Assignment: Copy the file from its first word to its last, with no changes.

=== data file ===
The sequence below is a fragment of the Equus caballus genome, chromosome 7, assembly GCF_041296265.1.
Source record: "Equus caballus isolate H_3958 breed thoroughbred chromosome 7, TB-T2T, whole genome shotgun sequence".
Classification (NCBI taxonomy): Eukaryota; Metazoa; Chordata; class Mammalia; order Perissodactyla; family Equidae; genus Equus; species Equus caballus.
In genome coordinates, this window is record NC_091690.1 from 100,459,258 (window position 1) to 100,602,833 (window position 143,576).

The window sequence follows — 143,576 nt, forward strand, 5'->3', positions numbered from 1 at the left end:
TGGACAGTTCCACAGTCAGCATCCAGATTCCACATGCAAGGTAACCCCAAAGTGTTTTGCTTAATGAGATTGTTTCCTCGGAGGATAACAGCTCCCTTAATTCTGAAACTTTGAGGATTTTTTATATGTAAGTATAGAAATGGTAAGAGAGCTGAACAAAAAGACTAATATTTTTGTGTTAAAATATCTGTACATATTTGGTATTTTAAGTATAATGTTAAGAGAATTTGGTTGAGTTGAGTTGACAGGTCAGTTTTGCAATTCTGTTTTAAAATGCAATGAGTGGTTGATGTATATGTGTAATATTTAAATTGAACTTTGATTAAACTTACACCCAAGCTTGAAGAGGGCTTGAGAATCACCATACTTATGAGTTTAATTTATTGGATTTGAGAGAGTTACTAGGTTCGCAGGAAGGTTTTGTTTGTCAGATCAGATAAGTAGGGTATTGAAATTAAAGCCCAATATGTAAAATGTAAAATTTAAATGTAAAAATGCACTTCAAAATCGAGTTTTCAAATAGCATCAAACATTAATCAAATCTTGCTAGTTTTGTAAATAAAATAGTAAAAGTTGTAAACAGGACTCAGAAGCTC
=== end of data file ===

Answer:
The sequence below is a fragment of the Equus caballus genome, chromosome 7, assembly GCF_041296265.1.
Source record: "Equus caballus isolate H_3958 breed thoroughbred chromosome 7, TB-T2T, whole genome shotgun sequence".
Classification (NCBI taxonomy): Eukaryota; Metazoa; Chordata; class Mammalia; order Perissodactyla; family Equidae; genus Equus; species Equus caballus.
In genome coordinates, this window is record NC_091690.1 from 100,459,258 (window position 1) to 100,602,833 (window position 143,576).

The window sequence follows — 143,576 nt, forward strand, 5'->3', positions numbered from 1 at the left end:
TGGACAGTTCCACAGTCAGCATCCAGATTCCACATGCAAGGTAACCCCAAAGTGTTTTGCTTAATGAGATTGTTTCCTCGGAGGATAACAGCTCCCTTAATTCTGAAACTTTGAGGATTTTTTATATGTAAGTATAGAAATGGTAAGAGAGCTGAACAAAAAGACTAATATTTTTGTGTTAAAATATCTGTACATATTTGGTATTTTAAGTATAATGTTAAGAGAATTTGGTTGAGTTGAGTTGACAGGTCAGTTTTGCAATTCTGTTTTAAAATGCAATGAGTGGTTGATGTATATGTGTAATATTTAAATTGAACTTTGATTAAACTTACACCCAAGCTTGAAGAGGGCTTGAGAATCACCATACTTATGAGTTTAATTTATTGGATTTGAGAGAGTTACTAGGTTCGCAGGAAGGTTTTGTTTGTCAGATCAGATAAGTAGGGTATTGAAATTAAAGCCCAATATGTAAAATGTAAAATTTAAATGTAAAAATGCACTTCAAAATCGAGTTTTCAAATAGCATCAAACATTAATCAAATCTTGCTAGTTTTGTAAATAAAATAGTAAAAGTTGTAAACAGGACTCAGAAGCTC